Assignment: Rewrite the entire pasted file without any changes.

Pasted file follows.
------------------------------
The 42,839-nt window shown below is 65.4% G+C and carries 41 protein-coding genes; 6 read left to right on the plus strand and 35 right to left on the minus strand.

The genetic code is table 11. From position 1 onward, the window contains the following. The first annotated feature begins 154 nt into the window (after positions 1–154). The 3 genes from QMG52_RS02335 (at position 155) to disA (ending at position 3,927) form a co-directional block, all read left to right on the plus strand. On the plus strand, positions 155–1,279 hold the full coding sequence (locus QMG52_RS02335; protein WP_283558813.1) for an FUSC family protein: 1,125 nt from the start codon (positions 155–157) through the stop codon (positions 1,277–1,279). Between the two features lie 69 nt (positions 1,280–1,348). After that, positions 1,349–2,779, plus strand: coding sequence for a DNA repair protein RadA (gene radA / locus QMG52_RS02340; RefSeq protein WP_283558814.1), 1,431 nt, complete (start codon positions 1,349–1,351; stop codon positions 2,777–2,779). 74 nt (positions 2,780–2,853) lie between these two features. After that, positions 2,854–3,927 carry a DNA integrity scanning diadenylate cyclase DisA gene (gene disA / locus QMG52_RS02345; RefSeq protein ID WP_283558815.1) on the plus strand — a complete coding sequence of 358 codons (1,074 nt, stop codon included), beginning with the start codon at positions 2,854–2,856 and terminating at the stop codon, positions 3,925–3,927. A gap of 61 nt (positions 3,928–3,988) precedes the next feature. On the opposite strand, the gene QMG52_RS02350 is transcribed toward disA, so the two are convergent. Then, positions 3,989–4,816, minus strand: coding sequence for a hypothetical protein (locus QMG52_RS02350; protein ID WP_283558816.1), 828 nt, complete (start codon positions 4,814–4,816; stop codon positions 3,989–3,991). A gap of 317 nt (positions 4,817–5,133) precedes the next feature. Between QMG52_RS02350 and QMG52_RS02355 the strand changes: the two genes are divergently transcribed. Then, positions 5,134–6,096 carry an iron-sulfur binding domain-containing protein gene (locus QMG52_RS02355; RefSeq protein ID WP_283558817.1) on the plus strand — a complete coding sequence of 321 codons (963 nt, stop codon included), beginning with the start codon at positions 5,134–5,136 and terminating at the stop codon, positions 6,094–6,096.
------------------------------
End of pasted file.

The 42,839-nt window shown below is 65.4% G+C and carries 41 protein-coding genes; 6 read left to right on the plus strand and 35 right to left on the minus strand.

The genetic code is table 11. From position 1 onward, the window contains the following. The first annotated feature begins 154 nt into the window (after positions 1–154). The 3 genes from QMG52_RS02335 (at position 155) to disA (ending at position 3,927) form a co-directional block, all read left to right on the plus strand. On the plus strand, positions 155–1,279 hold the full coding sequence (locus QMG52_RS02335; protein WP_283558813.1) for an FUSC family protein: 1,125 nt from the start codon (positions 155–157) through the stop codon (positions 1,277–1,279). Between the two features lie 69 nt (positions 1,280–1,348). After that, positions 1,349–2,779, plus strand: coding sequence for a DNA repair protein RadA (gene radA / locus QMG52_RS02340; RefSeq protein WP_283558814.1), 1,431 nt, complete (start codon positions 1,349–1,351; stop codon positions 2,777–2,779). 74 nt (positions 2,780–2,853) lie between these two features. After that, positions 2,854–3,927 carry a DNA integrity scanning diadenylate cyclase DisA gene (gene disA / locus QMG52_RS02345; RefSeq protein ID WP_283558815.1) on the plus strand — a complete coding sequence of 358 codons (1,074 nt, stop codon included), beginning with the start codon at positions 2,854–2,856 and terminating at the stop codon, positions 3,925–3,927. A gap of 61 nt (positions 3,928–3,988) precedes the next feature. On the opposite strand, the gene QMG52_RS02350 is transcribed toward disA, so the two are convergent. Then, positions 3,989–4,816, minus strand: coding sequence for a hypothetical protein (locus QMG52_RS02350; protein ID WP_283558816.1), 828 nt, complete (start codon positions 4,814–4,816; stop codon positions 3,989–3,991). A gap of 317 nt (positions 4,817–5,133) precedes the next feature. Between QMG52_RS02350 and QMG52_RS02355 the strand changes: the two genes are divergently transcribed. Then, positions 5,134–6,096 carry an iron-sulfur binding domain-containing protein gene (locus QMG52_RS02355; RefSeq protein ID WP_283558817.1) on the plus strand — a complete coding sequence of 321 codons (963 nt, stop codon included), beginning with the start codon at positions 5,134–5,136 and terminating at the stop codon, positions 6,094–6,096.